Therese had inherited the property from Henry and Carrie Waruf, who had owned it for years.

Here are some photos of the pavilion and property that I inherited from the Waruf/Remine family:

Although these photos were taken before my time, not that much had changed by the time I hung out there–except that things had slowed down considerably. There were fewer picnic tables and fewer people.

You see that long dock in the 3rd photo? It’s so long it needs to be called a pier, I think! I don’t remember that either.

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The property at Long Lake in Portage, Michigan, known as Ramona Park and featuring a pavilion called Ramona Palace was in my family for many years.  Ramona was named after the “Indian Princess” in Helen Hunt Jackson’s popular novel Ramona, which was published in 1884.

When I was a little girl, my father Rudy Hanson tried to re-create the heyday of Ramona Park and its pavilion.  He was  young and ambitious and wanted to restore the place.  Although Ramona Palace had a magnificent ballroom, the owner had sold the liquor license in 1956 or 1957 to Airway Lanes (according to my father).

So my parents held teen dances and concerts; The Association performed there. I remember my parents taking tickets out front, seated at a table.  One time a kid broke in when a dance was going on.  Dad took off running after this high school “track star,” caught him, and turned him over to the police.  It was mentioned in the paper.

My father preferred booking picnics because he could obtain a one day liquor license.  Continental Can held their company picnics at Ramona.  Sometimes I helped out or hung out during events.  The German-American Club held a dance, and I remember a couple dressed in lederhosen, the girl’s thick blonde braid swinging to her dancing.

My father had invested in this property and lost money on the deal.  It was actually owned by a relative named Therese Remine.  Therese’s mother was Mary Paak (Peek), the sister of my great great grandmother, Alice Paak DeKorn.

Therese had inherited the property from Henry and Carrie Waruf, who had owned it for years.  Carrie was born a Paak, and I believe she was one of the Paak sisters: Mary, Alice, Annie, and Carrie.  This is an area for future research.  I don’t know why only Therese inherited and not her brother, Harold.  Or why the cousins, such as my grandfather Adrian Zuidweg, did not inherit it.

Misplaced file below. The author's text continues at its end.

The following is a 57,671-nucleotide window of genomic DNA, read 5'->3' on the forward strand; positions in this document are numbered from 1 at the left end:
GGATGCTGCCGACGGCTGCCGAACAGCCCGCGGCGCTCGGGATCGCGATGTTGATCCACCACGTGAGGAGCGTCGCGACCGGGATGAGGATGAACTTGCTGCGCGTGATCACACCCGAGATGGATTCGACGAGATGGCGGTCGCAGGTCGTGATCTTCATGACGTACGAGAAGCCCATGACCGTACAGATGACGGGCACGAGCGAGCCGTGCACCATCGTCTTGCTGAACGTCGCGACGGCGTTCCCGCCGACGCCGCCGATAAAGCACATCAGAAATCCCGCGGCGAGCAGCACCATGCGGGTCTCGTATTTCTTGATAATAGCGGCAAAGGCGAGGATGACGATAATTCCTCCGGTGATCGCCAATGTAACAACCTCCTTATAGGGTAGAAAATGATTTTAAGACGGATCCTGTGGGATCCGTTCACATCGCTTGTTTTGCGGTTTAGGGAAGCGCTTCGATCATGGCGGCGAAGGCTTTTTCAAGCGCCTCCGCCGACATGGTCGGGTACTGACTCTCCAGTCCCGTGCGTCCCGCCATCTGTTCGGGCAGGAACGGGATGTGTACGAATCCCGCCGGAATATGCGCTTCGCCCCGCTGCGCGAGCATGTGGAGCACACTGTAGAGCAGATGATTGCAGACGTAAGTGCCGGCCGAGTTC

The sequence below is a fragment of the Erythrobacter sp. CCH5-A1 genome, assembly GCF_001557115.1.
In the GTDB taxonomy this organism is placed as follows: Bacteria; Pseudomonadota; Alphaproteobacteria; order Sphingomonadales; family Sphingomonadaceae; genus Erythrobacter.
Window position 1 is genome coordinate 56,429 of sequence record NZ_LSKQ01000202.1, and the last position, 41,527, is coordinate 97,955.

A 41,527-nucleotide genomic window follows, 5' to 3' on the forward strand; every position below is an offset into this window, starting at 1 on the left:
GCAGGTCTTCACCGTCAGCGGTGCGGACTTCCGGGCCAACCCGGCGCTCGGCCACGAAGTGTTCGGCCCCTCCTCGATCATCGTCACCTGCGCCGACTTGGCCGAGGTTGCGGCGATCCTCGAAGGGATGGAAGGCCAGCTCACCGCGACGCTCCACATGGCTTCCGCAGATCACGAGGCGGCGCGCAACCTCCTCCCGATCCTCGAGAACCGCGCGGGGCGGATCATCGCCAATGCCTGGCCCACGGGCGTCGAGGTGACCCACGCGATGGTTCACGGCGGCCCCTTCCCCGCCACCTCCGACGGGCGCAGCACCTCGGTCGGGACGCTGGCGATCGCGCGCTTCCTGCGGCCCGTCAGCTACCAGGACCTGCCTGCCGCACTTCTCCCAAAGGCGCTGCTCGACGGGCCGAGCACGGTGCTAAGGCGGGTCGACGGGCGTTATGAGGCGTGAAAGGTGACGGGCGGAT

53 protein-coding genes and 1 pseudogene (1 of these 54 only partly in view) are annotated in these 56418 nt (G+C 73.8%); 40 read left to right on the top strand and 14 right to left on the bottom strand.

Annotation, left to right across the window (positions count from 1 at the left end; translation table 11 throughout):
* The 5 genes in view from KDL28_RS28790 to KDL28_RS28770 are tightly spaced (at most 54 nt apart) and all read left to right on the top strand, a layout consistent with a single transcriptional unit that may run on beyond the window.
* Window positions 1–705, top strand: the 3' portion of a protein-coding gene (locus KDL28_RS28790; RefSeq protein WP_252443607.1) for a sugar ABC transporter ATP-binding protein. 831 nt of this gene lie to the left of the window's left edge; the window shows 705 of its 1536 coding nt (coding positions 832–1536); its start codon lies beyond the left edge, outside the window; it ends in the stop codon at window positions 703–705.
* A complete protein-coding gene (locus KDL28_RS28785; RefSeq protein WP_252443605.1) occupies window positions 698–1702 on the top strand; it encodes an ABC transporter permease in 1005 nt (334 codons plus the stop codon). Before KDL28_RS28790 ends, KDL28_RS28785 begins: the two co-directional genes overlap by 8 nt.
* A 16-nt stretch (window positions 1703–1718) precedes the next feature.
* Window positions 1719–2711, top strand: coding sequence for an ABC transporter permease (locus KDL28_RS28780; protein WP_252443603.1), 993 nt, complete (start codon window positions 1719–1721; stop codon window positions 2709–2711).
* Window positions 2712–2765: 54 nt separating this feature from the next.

Therese Remine

Therese Remine

At some point after my father no longer was affiliated with the property, Therese sold and donated it to the City of Portage.

My father has many other memories of the park.  He says Ramona was used as storage for years for ice, which was cut from the lake and packed with straw.  It lasted throughout the summer and was hauled to town by a train.  The tracks ran halfway between the pavilion and Sprinkle Road.

In that front lot off Sprinkle, in the 10s and 20s, was a building and home field for various ball teams.  Later on, Airstream trailers held their annual meetings.  The circus was set up on the Ramona property; I remember the circus billboard which was up for weeks ahead of time.

When I was young, a row of cottages on the property were leased out to renters by Therese.  Sixty years before that, Richard DeKorn, my great great grandfather, had leased his own summer cottage from the Warufs.

Therese’s summer house was on Sprinkle, and a gravel road led back to the park, pavilion, and the lakefront.  My friends and I found arrowheads in the cornfield behind her house.

Ramona Park is a thriving park in Portage, Michigan, still today.

Possibly Long Lake, according to Adrian Zuidweg

Cora DeKorn at her father Richard DeKorn's cottage on Long Lake

Cora DeKorn at her father Richard DeKorn’s cottage on Long Lake

Richard DeKorn enjoying the lake

Richard DeKorn enjoying the lake